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Rheumatologists Share International Honor
Two rheumatologists receive prize for significant research discoveries
by Catherine Kolonko
Two rheumatologists were awarded the 2011 Carol Nachman Prize for Rheumatology this June in Wiesbaden, Germany. The highest international honor for rheumatology-related research, the prestigious award acknowledges excellence and innovation in clinical, therapeutic, and experimental studies in rheumatology.
Tools to Measure Disease Activity
Award recipient Désirée van der Heijde, MD, PhD, professor of rheumatology at Leiden University Medical Center in Leiden, Netherlands, was recognized for outstanding clinical and scientific research that focused on disease-related outcomes for inflammatory rheumatic diseases of rheumatoid arthritis (RA) and spondyloarthritis. In announcing their selection, trustees of the Carol Nachman Prize noted that Dr. van der Heijde’s methodical work on disease outcomes has significantly influenced large clinical studies in recent years.
Research undertaken by Dr. van der Heijde was instrumental in the development of objective measurements for disease activity and disease related damage. Her work also led to the creation of standards to assess patient parameters of pain and quality of life. Other accomplishments include the modification of the Sharp method for quantifying damage on radiographs of hands and feet, a validated scoring method now used in clinical drug trials and other RA studies.
Among Dr. van der Heijde’s early significant contributions was her work on the development of the Disease Activity Score (DAS) to assess disease in patients with RA. Developed during research for her PhD in the early 90s, the DAS index was used as the basis for the creation of “DAS28,” a standard RA index that is used in clinical trials and medical practice to measure the activity of rheumatic disease.
“These are really well-validated measures,” says Dr. van der Heijde, when asked to explain the relevance of her work. “When there is consistency in use across clinical trials and you can better compare results, you better understand what you find in one trial compared to another trial.”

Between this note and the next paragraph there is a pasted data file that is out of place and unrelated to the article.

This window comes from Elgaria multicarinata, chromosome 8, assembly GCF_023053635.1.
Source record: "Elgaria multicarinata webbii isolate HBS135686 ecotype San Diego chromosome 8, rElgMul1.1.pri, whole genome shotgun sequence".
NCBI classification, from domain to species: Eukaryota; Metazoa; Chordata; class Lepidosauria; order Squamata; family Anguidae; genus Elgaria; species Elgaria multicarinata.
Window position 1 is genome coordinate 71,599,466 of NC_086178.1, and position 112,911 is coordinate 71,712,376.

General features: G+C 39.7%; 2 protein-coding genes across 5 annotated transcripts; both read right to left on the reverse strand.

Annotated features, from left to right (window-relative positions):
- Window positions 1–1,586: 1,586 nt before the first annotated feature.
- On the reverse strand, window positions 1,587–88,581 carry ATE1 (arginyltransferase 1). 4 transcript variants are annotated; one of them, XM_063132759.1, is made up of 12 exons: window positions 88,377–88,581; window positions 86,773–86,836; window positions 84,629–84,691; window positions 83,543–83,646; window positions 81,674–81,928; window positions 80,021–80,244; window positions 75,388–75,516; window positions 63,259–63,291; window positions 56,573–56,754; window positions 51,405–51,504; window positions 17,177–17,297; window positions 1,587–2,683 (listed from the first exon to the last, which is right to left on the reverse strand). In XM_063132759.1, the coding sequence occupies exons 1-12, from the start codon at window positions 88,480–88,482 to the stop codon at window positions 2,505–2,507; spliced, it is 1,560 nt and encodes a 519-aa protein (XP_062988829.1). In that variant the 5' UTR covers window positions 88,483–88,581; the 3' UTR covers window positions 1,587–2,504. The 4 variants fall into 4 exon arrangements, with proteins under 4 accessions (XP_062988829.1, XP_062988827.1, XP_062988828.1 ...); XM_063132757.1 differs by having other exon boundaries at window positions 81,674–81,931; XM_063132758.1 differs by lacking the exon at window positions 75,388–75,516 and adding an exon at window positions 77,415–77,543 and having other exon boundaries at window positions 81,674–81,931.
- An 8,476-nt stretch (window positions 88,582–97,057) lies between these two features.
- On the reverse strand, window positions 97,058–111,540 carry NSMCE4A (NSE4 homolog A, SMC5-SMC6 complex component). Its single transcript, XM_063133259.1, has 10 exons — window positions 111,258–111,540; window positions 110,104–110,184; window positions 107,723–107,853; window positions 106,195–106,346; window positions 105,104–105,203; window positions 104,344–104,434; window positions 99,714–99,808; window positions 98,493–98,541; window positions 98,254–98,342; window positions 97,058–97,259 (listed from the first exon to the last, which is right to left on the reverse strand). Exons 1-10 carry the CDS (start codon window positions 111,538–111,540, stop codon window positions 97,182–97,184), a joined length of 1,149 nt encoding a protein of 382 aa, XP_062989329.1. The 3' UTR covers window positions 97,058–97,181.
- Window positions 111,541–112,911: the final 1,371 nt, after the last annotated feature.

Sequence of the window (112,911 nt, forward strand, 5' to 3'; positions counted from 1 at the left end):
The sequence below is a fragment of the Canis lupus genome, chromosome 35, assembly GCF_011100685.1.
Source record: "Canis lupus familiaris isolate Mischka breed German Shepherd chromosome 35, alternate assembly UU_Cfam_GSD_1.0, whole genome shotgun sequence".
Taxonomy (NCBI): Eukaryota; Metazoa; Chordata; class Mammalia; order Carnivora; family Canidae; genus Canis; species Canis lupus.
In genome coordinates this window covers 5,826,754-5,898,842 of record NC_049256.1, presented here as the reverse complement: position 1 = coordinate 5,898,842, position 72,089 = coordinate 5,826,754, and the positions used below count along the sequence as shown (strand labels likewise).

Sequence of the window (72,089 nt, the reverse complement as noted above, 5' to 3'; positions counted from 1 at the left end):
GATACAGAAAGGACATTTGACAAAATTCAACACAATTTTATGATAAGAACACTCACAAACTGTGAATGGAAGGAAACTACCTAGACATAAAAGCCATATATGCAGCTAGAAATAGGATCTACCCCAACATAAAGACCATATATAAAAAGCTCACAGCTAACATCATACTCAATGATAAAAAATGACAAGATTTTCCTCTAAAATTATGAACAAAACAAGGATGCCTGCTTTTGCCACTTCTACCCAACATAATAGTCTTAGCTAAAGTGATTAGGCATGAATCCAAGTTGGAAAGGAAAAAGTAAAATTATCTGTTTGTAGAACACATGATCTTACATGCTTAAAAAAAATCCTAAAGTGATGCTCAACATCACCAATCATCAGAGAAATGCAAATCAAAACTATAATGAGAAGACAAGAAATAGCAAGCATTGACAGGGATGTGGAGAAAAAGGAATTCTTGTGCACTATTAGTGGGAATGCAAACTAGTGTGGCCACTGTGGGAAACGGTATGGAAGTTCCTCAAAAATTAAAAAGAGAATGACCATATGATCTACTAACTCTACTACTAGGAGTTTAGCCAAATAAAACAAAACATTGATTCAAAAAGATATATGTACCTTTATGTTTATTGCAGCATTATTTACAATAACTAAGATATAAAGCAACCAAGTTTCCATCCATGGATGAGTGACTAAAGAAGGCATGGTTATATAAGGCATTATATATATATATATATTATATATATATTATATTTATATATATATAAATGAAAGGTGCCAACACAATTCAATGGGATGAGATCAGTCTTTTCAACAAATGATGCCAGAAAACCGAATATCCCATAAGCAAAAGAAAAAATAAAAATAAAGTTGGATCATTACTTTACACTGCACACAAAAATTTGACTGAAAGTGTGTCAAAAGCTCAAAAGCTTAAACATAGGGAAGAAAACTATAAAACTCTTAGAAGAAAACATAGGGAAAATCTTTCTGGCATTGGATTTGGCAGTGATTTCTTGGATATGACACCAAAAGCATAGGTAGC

She notes that, “when you have validated reliable measures, that also means that you need fewer patients to test a new drug, for example.”
Dr. van der Heijde serves as a principal investigator for drug trials and lends her expertise to design of clinical trials with a focus on the selection of outcome measures, evaluation of imaging, and analysis and interpretation of imaging data. Her future research plans involve the development of new criteria in the field of spondyloarthritis and gathering additional information related to validation of magnetic resonance imaging, or MRI, as part of a diagnostic process.
Dr. van der Heijde described the awards ceremony as wonderful and recalls when she first learned that she would receive the Carol Nachman Prize.
“That was a very special moment because I didn’t so much expect it,” she notes. “I think especially what I like is that it’s your peers that select you for the prize.”
I think it is very good to see what has been done over the years is finally recognized by the community of rheumatologists.—Andres Radbruch, PhD
Memory and Inflammation